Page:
In today’s edition of Dear Mark, I’m talking about pregnenolone, the “master hormone.” Most of the hormones we talk about, like testosterone, estrogen, and cortisol, all have pregnenolone as their precursor hormone. What can happen when pregnenolone goes too low? Can taking pregnenolone solve any problems? Is menopause actually a pregnenolone deficiency?
Let’s find out….
Referring to the “precursor hormone” pregnenolone, AJ requested:
I want to know more about this!
Mark – please do a post about this.
How about a Dear Mark answer?
Let’s get this out of the way: For menopause, I’m not sure if pregnenolone is the solution, or if low pregnenolone is even a problem. A 1992 study examined the basal hormone levels of women of varying ages, including reproductive, premenopausal, and postmenopausal. As age increased, levels of all hormones dropped—except for pregnenolone. They had plenty of precursor hormone. They just weren’t converting.
Another study seems to confirm. They compared hormone levels of postmenopausal women, women who’d had their ovaries removed, and a control group. Only the group without ovaries had low pregnenolone levels (cholesterol conversion to pregnenolone occurs in the ovaries). The other two groups, including the postmenopausal women, had normal levels.
That’s not to say pregnenolone isn’t useful. It is the precursor to the various steroid hormones, so if for some reason you’re low in pregnenolone, you’ll probably be low in testosterone, estrogen, and progesterone. Some of those symptoms could feel an awful lot like menopause.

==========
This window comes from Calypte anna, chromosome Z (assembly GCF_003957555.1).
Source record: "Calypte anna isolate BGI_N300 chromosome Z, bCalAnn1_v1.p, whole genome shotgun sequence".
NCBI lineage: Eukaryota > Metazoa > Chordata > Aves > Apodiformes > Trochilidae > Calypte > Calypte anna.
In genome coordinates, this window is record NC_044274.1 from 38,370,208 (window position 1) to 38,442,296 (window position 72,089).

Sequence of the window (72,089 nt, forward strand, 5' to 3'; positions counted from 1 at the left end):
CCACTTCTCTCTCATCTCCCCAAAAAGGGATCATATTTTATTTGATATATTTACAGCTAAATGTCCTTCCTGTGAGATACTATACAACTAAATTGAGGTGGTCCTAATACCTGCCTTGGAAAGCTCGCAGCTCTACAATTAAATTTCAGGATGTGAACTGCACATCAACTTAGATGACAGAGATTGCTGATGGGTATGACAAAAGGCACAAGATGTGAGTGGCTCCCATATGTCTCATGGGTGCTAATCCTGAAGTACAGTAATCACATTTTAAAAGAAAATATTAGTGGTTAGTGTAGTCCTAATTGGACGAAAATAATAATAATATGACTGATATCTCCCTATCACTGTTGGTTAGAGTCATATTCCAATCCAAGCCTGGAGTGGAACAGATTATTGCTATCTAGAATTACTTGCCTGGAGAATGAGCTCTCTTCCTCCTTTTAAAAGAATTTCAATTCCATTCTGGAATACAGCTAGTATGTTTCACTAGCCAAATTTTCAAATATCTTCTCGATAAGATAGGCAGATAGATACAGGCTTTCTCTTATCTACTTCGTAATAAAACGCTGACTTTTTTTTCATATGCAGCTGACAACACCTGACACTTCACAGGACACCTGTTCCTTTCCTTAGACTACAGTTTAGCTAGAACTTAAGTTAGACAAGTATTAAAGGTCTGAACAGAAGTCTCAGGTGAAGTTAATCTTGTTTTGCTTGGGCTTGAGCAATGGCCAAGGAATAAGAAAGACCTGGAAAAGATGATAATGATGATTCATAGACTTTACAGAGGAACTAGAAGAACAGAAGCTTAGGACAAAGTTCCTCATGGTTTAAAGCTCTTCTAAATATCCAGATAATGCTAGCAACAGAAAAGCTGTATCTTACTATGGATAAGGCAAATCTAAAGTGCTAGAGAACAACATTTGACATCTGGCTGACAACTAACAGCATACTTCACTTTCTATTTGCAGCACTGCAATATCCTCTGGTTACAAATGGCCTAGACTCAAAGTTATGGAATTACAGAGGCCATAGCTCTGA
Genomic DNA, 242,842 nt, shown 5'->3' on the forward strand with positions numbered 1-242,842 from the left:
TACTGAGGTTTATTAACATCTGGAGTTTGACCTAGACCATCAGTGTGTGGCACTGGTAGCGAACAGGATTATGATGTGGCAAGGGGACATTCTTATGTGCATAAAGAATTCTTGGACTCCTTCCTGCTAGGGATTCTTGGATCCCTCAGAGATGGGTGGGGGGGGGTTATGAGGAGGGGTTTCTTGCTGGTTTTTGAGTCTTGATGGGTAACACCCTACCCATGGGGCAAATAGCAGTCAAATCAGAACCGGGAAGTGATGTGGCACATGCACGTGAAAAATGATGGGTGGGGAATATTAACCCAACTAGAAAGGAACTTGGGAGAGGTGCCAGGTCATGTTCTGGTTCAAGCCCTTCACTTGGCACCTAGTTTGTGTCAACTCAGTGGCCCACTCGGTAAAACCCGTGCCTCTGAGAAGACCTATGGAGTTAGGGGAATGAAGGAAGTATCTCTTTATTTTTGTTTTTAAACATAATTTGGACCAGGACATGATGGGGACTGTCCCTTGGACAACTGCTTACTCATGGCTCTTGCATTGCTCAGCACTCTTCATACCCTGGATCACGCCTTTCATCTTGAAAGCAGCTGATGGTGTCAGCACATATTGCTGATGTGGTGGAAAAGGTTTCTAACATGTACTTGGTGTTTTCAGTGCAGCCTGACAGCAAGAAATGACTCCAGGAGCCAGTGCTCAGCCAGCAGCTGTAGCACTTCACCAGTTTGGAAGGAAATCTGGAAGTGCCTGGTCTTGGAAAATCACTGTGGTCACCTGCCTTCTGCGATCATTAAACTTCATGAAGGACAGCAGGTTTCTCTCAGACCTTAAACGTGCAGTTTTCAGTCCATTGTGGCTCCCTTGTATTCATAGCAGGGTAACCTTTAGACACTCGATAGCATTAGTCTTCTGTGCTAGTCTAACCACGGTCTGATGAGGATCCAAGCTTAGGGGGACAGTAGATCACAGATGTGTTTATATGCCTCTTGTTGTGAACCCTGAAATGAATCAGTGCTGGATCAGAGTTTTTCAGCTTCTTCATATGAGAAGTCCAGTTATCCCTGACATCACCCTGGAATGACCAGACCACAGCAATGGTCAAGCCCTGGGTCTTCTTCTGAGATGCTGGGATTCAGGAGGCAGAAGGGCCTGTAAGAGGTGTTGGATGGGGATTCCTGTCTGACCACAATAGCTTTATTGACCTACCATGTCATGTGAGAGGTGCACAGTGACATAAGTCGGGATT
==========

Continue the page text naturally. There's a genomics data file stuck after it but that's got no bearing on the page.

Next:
Pregnenolone may help other conditions, for what it’s worth.
In patients with schizophrenia, pregnenolone supplementation improved functional capacity (but not cognitive function). Another study combined pregnenolone with L-theanine, the anti-anxiety compound found in green tea, finding that the combination reduced anxiety and other negative symptoms in schizophrenia patients. It can also help recent-onset schizophrenia patients.
Pregnenolone regulates the connections between your amygdala—the emotional center of the brain—and the rest of your brain. If pregnenolone is too low, the connectivity goes wild, triggering fear and anxiety; giving pregnenolone reduces this connectivity and quells the anxiety. If only as a basic emotional regulator, pregnenolone appears useful.
Mark Sisson is the founder of Mark’s Daily Apple, godfather to the Primal food and lifestyle movement, and the New York Times bestselling author of The Keto Reset Diet. His latest book is Keto for Life, where he discusses how he combines the keto diet with a Primal lifestyle for optimal health and longevity. Mark is the author of numerous other books as well, including The Primal Blueprint, which was credited with turbocharging the growth of the primal/paleo movement back in 2009. After spending three decades researching and educating folks on why food is the key component to achieving and maintaining optimal wellness, Mark launched Primal Kitchen, a real-food company that creates Primal/paleo, keto, and Whole30-friendly kitchen staples.